As of August, 2010, he is in the process of submitting four other manuscripts:

Jesus-Emmanuel: A Philosopher Looks at the Evidence for the Unconditional Love of God and the Divinity of Christ.

Suffering and the Love of God (with Mary Cunningham Agee).

Happiness (with John Keenan).

Organizational Ethics (with John Keenan).

He continues to write articles in leadership, ethics, higher education, metaphysics, and the ontology of physics. He gives approximately 60 public speeches per year in the above five topic areas.

Founder of institutes and organizations[edit]

Spitzer has founded or co-founded seven institutes and organizations since 1987.

Magis Institute[edit]

Upon his retirement from Gonzaga, Spitzer founded the Magis Institute, which operates the Magis Center for Reason and Faith in Irvine, California, "to explore the close connection between reason and faith as revealed by new discoveries in astrophysics and philosophy." The Institute publishes books, produces documentaries, and creates video casts, podcasts, and written materials for its website and new media venues. It also produces high school curricula, college curricula, and adult education curricula.

As president of the institute, Spitzer continues to write, teach, and speak on the issues of philosophy of science, metaphysics, theology, and ethics.[3]

On 10 September 2010, Spitzer was a panelist on a full-hour prime-time feature with Stephen Hawking dealing with the relationship of faith and reason on Larry King Live (CNN). The program also featured noted author Deepak Chopra and Hawking's co-author, Leonard Mlodinow.[4]

Ethics and Performance Institute[edit]

In 2010, Spitzer co-founded the Ethics and Performance Institute in Seattle, Washington. The institute provides web-based ethics education to corporations and individuals.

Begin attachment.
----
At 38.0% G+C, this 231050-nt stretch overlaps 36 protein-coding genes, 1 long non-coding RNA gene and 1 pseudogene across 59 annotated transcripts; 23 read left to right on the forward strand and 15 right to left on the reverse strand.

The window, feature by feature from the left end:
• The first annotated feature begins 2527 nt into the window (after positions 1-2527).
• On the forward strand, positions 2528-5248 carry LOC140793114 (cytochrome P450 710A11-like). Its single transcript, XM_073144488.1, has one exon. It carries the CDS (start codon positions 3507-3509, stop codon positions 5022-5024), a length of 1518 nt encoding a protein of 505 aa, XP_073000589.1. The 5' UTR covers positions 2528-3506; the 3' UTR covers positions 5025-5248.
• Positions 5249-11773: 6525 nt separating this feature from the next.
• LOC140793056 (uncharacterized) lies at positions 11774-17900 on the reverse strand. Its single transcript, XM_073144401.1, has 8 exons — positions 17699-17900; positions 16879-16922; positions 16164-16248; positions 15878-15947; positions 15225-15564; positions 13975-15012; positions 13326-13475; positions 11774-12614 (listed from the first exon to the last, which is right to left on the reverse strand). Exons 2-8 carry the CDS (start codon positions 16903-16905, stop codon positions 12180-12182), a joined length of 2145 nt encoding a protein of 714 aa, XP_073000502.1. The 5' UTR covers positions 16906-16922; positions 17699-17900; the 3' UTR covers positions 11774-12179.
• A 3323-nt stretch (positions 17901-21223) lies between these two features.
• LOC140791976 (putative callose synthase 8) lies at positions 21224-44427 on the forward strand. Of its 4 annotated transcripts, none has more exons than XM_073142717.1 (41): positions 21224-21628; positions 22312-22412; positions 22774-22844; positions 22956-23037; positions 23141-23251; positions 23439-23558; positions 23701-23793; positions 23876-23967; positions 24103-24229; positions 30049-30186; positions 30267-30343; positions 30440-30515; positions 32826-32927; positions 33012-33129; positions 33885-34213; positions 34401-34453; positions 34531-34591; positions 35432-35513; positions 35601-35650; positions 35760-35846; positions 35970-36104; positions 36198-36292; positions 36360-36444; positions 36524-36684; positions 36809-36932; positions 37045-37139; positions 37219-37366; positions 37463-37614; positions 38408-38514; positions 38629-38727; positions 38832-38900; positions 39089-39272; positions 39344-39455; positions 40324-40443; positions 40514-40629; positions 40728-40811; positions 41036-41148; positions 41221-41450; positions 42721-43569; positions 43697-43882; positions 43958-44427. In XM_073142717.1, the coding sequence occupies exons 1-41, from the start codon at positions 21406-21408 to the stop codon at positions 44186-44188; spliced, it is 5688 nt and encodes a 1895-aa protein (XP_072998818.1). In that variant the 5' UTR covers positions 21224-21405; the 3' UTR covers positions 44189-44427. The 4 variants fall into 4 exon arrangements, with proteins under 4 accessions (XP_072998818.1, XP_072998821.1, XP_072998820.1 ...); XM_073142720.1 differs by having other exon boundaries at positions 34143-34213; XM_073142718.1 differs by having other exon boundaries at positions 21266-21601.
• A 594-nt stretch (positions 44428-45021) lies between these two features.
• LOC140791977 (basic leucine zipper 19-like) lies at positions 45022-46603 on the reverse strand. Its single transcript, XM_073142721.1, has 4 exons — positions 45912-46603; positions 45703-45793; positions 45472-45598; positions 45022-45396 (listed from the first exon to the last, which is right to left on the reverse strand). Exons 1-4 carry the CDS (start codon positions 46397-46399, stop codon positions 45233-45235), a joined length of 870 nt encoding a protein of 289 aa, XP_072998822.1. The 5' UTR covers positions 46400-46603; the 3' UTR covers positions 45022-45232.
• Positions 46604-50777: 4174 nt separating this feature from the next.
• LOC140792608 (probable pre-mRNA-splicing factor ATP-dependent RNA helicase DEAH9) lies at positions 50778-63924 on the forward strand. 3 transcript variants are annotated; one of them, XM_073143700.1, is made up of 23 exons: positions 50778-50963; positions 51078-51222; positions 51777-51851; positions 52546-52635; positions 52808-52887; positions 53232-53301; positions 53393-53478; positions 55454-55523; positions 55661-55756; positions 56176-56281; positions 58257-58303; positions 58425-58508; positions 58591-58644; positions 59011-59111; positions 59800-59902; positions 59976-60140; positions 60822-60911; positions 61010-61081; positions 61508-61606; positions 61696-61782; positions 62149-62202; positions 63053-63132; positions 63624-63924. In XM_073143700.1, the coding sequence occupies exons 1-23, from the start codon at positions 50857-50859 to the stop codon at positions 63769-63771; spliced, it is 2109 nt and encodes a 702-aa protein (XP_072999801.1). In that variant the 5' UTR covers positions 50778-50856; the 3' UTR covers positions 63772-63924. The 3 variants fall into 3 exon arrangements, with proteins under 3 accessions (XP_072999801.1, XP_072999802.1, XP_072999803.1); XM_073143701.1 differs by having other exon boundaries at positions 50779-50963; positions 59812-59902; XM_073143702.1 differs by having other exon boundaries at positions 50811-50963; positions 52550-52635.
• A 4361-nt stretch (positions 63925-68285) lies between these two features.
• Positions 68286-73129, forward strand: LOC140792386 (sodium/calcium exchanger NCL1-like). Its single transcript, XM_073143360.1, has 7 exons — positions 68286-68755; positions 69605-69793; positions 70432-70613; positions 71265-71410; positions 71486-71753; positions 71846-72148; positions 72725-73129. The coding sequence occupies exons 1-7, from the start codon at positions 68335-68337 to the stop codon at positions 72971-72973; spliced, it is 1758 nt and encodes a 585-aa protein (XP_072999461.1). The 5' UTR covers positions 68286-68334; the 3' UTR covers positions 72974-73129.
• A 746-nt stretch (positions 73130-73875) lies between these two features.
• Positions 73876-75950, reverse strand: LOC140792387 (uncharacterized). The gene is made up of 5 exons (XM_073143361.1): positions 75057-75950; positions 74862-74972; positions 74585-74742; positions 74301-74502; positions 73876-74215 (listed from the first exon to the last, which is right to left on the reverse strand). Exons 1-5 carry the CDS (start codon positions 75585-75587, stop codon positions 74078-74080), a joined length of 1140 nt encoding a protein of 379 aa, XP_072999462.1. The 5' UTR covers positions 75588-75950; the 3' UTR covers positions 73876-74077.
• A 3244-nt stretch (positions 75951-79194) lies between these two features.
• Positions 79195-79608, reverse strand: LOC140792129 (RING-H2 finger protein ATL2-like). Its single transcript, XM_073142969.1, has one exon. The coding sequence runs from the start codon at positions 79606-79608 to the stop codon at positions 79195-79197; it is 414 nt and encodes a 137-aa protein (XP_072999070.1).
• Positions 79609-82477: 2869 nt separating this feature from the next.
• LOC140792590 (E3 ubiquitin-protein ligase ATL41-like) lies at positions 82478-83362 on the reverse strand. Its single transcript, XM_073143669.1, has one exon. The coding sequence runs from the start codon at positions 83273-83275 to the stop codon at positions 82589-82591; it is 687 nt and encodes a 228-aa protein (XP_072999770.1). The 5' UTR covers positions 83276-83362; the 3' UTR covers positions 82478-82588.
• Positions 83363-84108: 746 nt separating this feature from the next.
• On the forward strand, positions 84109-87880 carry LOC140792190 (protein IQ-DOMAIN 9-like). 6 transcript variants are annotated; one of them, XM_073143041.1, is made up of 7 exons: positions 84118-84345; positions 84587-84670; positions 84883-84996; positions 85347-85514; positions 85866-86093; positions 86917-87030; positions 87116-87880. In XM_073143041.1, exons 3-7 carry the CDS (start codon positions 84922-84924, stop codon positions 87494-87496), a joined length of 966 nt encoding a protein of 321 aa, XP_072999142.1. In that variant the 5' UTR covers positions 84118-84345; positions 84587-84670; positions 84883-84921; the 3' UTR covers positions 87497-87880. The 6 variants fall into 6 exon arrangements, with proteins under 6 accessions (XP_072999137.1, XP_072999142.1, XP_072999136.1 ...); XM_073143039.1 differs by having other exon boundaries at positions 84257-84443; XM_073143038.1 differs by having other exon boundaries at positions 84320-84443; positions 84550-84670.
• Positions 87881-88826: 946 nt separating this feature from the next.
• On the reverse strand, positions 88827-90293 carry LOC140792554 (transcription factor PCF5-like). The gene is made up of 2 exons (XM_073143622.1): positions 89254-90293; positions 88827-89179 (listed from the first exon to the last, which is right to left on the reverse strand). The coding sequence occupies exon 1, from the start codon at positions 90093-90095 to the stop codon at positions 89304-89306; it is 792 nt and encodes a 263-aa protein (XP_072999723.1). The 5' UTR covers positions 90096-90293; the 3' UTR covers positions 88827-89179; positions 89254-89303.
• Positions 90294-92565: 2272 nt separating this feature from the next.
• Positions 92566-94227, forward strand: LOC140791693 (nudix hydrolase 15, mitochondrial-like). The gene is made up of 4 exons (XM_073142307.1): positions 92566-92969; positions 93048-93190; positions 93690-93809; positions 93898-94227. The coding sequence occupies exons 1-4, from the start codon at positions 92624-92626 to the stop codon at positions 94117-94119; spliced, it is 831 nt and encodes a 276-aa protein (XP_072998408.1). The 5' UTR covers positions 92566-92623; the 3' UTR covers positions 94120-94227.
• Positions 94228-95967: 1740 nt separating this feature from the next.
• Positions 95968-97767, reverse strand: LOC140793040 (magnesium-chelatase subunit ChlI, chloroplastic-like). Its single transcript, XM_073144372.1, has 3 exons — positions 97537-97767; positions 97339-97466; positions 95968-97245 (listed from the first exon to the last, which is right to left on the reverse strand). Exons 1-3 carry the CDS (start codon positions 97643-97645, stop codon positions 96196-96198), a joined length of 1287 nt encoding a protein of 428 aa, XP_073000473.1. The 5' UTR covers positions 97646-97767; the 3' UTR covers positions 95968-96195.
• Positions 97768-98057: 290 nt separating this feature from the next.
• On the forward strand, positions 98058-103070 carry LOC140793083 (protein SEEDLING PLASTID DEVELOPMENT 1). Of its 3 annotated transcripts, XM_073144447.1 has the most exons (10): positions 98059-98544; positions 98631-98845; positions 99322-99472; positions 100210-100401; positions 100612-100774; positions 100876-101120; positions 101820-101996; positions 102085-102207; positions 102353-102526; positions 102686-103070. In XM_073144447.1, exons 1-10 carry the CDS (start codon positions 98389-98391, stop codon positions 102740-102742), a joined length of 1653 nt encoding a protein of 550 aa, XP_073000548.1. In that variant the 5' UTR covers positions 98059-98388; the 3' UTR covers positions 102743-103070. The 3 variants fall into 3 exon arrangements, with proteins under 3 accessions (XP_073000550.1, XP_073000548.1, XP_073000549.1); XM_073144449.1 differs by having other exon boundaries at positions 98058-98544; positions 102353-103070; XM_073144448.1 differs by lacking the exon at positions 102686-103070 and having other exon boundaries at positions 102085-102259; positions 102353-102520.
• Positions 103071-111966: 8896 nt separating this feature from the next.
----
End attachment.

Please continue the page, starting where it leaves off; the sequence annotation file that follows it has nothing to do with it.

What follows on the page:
Spitzer Center of Catholic Organizations[edit]

Spitzer founded this organization in 2005 in Ann Arbor, Michigan. The organization focuses on development of ethics-based leadership for non-profit organizations.

Colleagues in Jesuit Business Education[edit]

Located in Seattle, Washington, and Spokane, Washington, and co-founded by Spitzer in 1993.

Healing the Culture[edit]

A Seattle-based organization co-founded by Spitzer in 1998.

Philosophical Foundations of Physics[edit]

Co-founded by Spitzer in 1998, Philosophical Foundations of Physics is located in Washington, DC.

University Faculty for Life[edit]

A Washington, D.C. organization founded by Spitzer, University Faculty for Life began in 1987.

References[edit]

  1. ^ information current as of 1 September 2010, from http://www.robertspitzer.org/bio.htm
  2. ^ http://www.gonzaga.edu/beinspired/125/tradition.asp
  3. ^ Spitzer, Robert J, S.J. New Proofs for the Existence of God: Contributions of Contemporary Physics and Philosophy (Grand Rapids, MI: Eerdmans, 2010)
  4. ^ Transcript Link: http://transcripts.cnn.com/TRANSCRIPTS/1009/10/lkl.01.html

External links[edit]